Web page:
Troogle

Google wants to have our information

Posted in Innovation, Web by whuup on March 14, 2009

Organize the world’s information and make it universally accessible and useful.

The infamous Google mission statement is written above. We think it is just not anymore what we want Google must do. Google is already demanding individuals to share music listening history with Google. What is Google thinking? Why should we let them track, record, analyze, manipulate, archive and exploit our personal music listening habits? Google’s actions are far from innocent and always profit driven. Remember people: Google is a company, not a non-profit love-sharing organisation.

Google ex-employees launch search engine rival Cuil

Posted in Innovation, Technics by henrydewaag on February 7, 2009

A new search engine has been launched by some of Google’s former engineers, to rival their ex-employer’s market leading product. The engineers claim that Cuil can index, faster and more cheaply, a far larger portion of the web than Google can.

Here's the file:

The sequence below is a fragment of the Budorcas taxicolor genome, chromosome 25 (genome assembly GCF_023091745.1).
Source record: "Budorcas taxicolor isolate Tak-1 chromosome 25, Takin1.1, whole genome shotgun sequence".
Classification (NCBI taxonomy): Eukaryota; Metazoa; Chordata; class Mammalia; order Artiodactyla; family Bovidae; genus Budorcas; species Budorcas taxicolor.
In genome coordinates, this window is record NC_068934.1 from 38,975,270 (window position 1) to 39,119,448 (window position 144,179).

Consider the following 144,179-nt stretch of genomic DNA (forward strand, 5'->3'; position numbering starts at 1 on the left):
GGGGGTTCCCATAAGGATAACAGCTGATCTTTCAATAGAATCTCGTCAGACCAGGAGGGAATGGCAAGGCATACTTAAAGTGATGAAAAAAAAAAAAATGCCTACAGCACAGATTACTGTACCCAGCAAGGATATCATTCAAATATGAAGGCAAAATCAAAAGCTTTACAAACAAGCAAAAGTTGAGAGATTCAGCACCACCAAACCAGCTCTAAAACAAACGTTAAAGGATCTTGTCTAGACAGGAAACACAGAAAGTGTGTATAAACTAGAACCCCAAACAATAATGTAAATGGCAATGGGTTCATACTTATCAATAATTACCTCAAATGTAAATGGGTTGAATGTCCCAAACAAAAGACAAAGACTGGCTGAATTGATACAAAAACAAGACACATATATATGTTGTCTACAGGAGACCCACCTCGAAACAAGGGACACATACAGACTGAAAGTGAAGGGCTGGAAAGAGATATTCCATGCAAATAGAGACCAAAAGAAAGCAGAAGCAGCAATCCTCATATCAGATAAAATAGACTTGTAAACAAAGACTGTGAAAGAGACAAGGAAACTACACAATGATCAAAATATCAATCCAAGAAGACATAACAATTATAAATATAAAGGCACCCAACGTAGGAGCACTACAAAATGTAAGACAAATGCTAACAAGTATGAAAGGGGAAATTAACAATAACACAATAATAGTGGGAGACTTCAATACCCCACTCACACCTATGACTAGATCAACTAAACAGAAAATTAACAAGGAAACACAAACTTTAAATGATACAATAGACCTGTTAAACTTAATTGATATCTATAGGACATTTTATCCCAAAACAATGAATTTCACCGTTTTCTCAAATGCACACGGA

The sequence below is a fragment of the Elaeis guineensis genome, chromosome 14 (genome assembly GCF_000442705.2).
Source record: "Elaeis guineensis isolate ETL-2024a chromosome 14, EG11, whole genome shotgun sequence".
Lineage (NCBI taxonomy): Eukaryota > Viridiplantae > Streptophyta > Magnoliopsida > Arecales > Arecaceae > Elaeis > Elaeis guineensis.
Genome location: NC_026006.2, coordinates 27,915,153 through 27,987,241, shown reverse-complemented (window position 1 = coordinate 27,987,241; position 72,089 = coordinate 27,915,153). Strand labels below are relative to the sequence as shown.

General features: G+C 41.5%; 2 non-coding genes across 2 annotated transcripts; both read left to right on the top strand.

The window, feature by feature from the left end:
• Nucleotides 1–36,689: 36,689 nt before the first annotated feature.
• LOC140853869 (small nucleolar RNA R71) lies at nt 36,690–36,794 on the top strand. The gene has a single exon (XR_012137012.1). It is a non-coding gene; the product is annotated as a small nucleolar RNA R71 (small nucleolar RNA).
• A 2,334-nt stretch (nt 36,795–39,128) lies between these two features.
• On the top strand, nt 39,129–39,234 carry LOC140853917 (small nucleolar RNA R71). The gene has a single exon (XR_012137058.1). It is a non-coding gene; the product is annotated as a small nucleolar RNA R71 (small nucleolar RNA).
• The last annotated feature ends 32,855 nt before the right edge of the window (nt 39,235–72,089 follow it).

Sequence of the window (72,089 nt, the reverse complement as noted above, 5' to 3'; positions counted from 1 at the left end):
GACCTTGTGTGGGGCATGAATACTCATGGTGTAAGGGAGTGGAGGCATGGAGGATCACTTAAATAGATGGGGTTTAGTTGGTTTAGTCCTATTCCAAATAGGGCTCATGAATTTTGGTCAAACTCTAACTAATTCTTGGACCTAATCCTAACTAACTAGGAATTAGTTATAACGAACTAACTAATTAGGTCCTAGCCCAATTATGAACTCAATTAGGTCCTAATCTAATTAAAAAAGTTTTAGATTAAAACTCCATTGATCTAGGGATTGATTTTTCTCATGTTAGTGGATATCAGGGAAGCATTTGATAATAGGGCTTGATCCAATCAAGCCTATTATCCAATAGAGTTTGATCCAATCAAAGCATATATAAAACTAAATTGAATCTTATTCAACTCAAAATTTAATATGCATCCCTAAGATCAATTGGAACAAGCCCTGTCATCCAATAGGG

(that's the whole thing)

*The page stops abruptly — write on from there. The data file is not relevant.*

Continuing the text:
The new search engine says its service goes beyond prevailing search techniques that focus on web links and traffic patterns, instead analysing the context of each page and the concepts behind each user search request.

“Our significant breakthroughs in search technology have enabled us to index much more of the internet,
placing nearly the entire web at the fingertips of every user,” said Tom Costello, Cuil co-founder and chief executive.

According to Danny Sullivan, web search analyst and editor-in-chief of Search Engine Land, Cuil could exploit complaints that consumers may have with Google, such as the fact it tries to do too much, its results favour already popular sites, and that it leans heavily on certain authoritative sites, such as Wikipedia.

“The time may be right for a challenger,” Sullivan said. “Competing with Google is still a very daunting task, as Microsoft will tell you,” he added.

According to Anna Patterson, founder of Cuil and former architect of Google’s TeraGoogle index of web pages, Cuil has indexed a 120 billion web pages, three times more than what they say Google currently indexes. She also claims that the company has spent just £2.5 million developing the search engine.

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